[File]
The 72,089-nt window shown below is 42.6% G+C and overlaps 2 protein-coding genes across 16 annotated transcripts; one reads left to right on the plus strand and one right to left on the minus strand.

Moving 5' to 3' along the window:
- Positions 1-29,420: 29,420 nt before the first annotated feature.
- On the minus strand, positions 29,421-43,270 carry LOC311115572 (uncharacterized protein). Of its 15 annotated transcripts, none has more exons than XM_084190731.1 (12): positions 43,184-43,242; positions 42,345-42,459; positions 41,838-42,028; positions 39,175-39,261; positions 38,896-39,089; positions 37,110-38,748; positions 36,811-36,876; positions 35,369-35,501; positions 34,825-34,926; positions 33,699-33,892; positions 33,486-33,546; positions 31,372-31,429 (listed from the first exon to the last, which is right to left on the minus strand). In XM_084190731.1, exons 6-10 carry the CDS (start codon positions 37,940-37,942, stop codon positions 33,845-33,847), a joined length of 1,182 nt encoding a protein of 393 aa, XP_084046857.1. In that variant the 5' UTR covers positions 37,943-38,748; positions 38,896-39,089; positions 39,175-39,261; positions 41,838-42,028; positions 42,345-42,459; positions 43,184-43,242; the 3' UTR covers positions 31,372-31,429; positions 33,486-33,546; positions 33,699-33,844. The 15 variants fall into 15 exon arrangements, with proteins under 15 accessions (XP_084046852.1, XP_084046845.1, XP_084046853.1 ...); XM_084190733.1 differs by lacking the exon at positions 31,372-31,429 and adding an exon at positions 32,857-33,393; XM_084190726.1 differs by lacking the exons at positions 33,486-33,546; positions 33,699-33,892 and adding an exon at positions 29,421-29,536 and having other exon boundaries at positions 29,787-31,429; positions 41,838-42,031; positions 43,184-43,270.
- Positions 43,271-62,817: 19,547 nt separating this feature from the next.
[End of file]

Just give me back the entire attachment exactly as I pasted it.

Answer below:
The 72,089-nt window shown below is 42.6% G+C and overlaps 2 protein-coding genes across 16 annotated transcripts; one reads left to right on the plus strand and one right to left on the minus strand.

Moving 5' to 3' along the window:
- Positions 1-29,420: 29,420 nt before the first annotated feature.
- On the minus strand, positions 29,421-43,270 carry LOC311115572 (uncharacterized protein). Of its 15 annotated transcripts, none has more exons than XM_084190731.1 (12): positions 43,184-43,242; positions 42,345-42,459; positions 41,838-42,028; positions 39,175-39,261; positions 38,896-39,089; positions 37,110-38,748; positions 36,811-36,876; positions 35,369-35,501; positions 34,825-34,926; positions 33,699-33,892; positions 33,486-33,546; positions 31,372-31,429 (listed from the first exon to the last, which is right to left on the minus strand). In XM_084190731.1, exons 6-10 carry the CDS (start codon positions 37,940-37,942, stop codon positions 33,845-33,847), a joined length of 1,182 nt encoding a protein of 393 aa, XP_084046857.1. In that variant the 5' UTR covers positions 37,943-38,748; positions 38,896-39,089; positions 39,175-39,261; positions 41,838-42,028; positions 42,345-42,459; positions 43,184-43,242; the 3' UTR covers positions 31,372-31,429; positions 33,486-33,546; positions 33,699-33,844. The 15 variants fall into 15 exon arrangements, with proteins under 15 accessions (XP_084046852.1, XP_084046845.1, XP_084046853.1 ...); XM_084190733.1 differs by lacking the exon at positions 31,372-31,429 and adding an exon at positions 32,857-33,393; XM_084190726.1 differs by lacking the exons at positions 33,486-33,546; positions 33,699-33,892 and adding an exon at positions 29,421-29,536 and having other exon boundaries at positions 29,787-31,429; positions 41,838-42,031; positions 43,184-43,270.
- Positions 43,271-62,817: 19,547 nt separating this feature from the next.